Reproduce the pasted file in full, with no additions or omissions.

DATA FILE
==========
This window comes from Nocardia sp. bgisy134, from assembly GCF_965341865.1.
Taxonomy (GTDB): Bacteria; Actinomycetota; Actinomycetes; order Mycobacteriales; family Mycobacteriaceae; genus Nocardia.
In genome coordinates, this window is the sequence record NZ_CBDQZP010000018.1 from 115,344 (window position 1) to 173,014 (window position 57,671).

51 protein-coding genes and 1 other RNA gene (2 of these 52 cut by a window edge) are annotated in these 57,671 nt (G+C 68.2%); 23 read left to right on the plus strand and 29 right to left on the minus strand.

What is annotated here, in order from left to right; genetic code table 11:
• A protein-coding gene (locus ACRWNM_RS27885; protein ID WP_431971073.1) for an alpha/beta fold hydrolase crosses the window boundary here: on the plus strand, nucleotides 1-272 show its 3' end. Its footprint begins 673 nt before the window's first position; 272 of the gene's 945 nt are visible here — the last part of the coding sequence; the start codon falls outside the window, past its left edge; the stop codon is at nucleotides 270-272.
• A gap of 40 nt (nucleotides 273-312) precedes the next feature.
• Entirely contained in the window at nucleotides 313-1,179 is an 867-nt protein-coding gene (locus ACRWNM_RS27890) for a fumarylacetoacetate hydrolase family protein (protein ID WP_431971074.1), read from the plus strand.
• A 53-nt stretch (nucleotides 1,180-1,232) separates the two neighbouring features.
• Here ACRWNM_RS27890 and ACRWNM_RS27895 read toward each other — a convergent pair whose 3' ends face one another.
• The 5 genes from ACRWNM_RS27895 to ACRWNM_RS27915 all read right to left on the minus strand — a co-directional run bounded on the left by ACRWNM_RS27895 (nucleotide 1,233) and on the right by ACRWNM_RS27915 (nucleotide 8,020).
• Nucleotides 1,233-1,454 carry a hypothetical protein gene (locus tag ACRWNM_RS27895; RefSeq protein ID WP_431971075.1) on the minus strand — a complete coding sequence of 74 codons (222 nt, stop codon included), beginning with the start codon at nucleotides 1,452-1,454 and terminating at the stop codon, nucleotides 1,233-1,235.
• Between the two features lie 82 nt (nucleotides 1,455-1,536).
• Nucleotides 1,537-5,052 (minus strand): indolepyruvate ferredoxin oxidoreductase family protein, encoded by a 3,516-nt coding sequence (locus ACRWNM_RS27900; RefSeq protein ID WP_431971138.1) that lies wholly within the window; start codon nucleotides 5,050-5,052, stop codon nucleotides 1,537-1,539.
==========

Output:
This window comes from Nocardia sp. bgisy134, from assembly GCF_965341865.1.
Taxonomy (GTDB): Bacteria; Actinomycetota; Actinomycetes; order Mycobacteriales; family Mycobacteriaceae; genus Nocardia.
In genome coordinates, this window is the sequence record NZ_CBDQZP010000018.1 from 115,344 (window position 1) to 173,014 (window position 57,671).

51 protein-coding genes and 1 other RNA gene (2 of these 52 cut by a window edge) are annotated in these 57,671 nt (G+C 68.2%); 23 read left to right on the plus strand and 29 right to left on the minus strand.

What is annotated here, in order from left to right; genetic code table 11:
• A protein-coding gene (locus ACRWNM_RS27885; protein ID WP_431971073.1) for an alpha/beta fold hydrolase crosses the window boundary here: on the plus strand, nucleotides 1-272 show its 3' end. Its footprint begins 673 nt before the window's first position; 272 of the gene's 945 nt are visible here — the last part of the coding sequence; the start codon falls outside the window, past its left edge; the stop codon is at nucleotides 270-272.
• A gap of 40 nt (nucleotides 273-312) precedes the next feature.
• Entirely contained in the window at nucleotides 313-1,179 is an 867-nt protein-coding gene (locus ACRWNM_RS27890) for a fumarylacetoacetate hydrolase family protein (protein ID WP_431971074.1), read from the plus strand.
• A 53-nt stretch (nucleotides 1,180-1,232) separates the two neighbouring features.
• Here ACRWNM_RS27890 and ACRWNM_RS27895 read toward each other — a convergent pair whose 3' ends face one another.
• The 5 genes from ACRWNM_RS27895 to ACRWNM_RS27915 all read right to left on the minus strand — a co-directional run bounded on the left by ACRWNM_RS27895 (nucleotide 1,233) and on the right by ACRWNM_RS27915 (nucleotide 8,020).
• Nucleotides 1,233-1,454 carry a hypothetical protein gene (locus tag ACRWNM_RS27895; RefSeq protein ID WP_431971075.1) on the minus strand — a complete coding sequence of 74 codons (222 nt, stop codon included), beginning with the start codon at nucleotides 1,452-1,454 and terminating at the stop codon, nucleotides 1,233-1,235.
• Between the two features lie 82 nt (nucleotides 1,455-1,536).
• Nucleotides 1,537-5,052 (minus strand): indolepyruvate ferredoxin oxidoreductase family protein, encoded by a 3,516-nt coding sequence (locus ACRWNM_RS27900; RefSeq protein ID WP_431971138.1) that lies wholly within the window; start codon nucleotides 5,050-5,052, stop codon nucleotides 1,537-1,539.